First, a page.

With breakthroughs in technology and the Internet, news reporting has changed. The news of happenings in far-flung places are dropping on our handsets as they are taking place, from sources outside the main media. If government is censoring news from the major media and people are getting same from independent sources, how will the main media achieve relevance?

The worst thing that can happen to any major news medium is to see credible news breaking and they are not part of the reportage. That is why a journey into the escapism of Afghanistan, in this age and time, will not work. The press is the fourth estate of the realm, which “refers to the press and news media both in explicit capacity of advocacy and implicit ability to frame political issues”. It is, therefore, a sacrosanct responsibility which cannot be put aside for anything else, even at the risk of personal freedom and physical damages.

The press owes it to the public to maintain this role and maintain the balance of society as well as put other powers of government in check. It is equally important to note that, as the situations are changing in other areas, our politics must change also.

The era of absolutism is gradually eroding; what is in vogue now is openness and free speech under a democratic setting. They go hand in hand. You cannot practise democracy and be stifling the press; that will be a grave error. Government needs the press to sell its programmes and policies to the people, the press needs information from government to disseminate to its readers, listeners and viewers; each needs the other to stay alive.

If anyone in government is thinking otherwise, that will be a grave mistake. IBB celebrated his 80th birthday recently and the mileage he got from the press coverage was worthy of note. People in government must remember that their stay is for a time; they will go back to their individual homes and what they did while in government will still be in the hands of the press who do the recording.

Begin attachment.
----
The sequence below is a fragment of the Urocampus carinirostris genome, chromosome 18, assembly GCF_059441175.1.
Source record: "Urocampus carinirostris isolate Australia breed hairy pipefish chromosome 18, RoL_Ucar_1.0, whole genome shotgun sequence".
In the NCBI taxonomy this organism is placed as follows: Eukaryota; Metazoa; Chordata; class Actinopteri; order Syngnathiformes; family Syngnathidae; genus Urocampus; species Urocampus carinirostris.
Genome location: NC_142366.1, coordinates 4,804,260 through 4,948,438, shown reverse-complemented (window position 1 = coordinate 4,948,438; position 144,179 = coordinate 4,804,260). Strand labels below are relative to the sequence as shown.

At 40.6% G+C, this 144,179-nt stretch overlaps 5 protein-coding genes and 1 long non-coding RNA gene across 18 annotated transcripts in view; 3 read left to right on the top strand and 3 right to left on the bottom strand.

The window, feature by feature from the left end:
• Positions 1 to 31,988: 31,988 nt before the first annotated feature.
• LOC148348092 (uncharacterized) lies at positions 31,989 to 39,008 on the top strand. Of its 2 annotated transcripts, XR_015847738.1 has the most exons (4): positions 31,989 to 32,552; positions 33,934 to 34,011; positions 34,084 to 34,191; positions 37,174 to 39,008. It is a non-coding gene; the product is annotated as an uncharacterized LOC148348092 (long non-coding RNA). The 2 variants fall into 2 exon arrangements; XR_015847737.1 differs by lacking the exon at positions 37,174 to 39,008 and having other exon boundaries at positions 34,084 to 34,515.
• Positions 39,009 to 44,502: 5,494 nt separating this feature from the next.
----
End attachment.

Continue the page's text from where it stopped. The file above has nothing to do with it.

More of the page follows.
We must operate in a free and fair manner that will encourage the journalist to confront the challenges of society with all boldness and not be suppressed by ephemeral threats by government. We cannot go back to Afghanistan, we must remain in Nigeria to report and comment on the things happening here so that the nation can move forward.

Positive reporting go a long way in the building of nations and criticisms help to put government in check. No forward looking government should attempt to suppress press freedom. The laws are already there for anyone who chooses to engage in malicious campaigns against individuals and institutions; when and where such is discovered, the culprits must be fished out and openly dealt with according to the laws of the land, just like those who purveyed a fake headline on the the Imo State Governor recently.

In summary, openness and fairness is the best route for any government to win over the press; no need for draconian laws because unpopular laws never work. The Nigerian journalists must record and report the news the way they are, without any colouration or intimidation; anyone that chooses to bring disrepute to the body should be appropriately dealt with; we remain and die here in Nigeria, no going to Afghanistan.

Ikhioya wrote via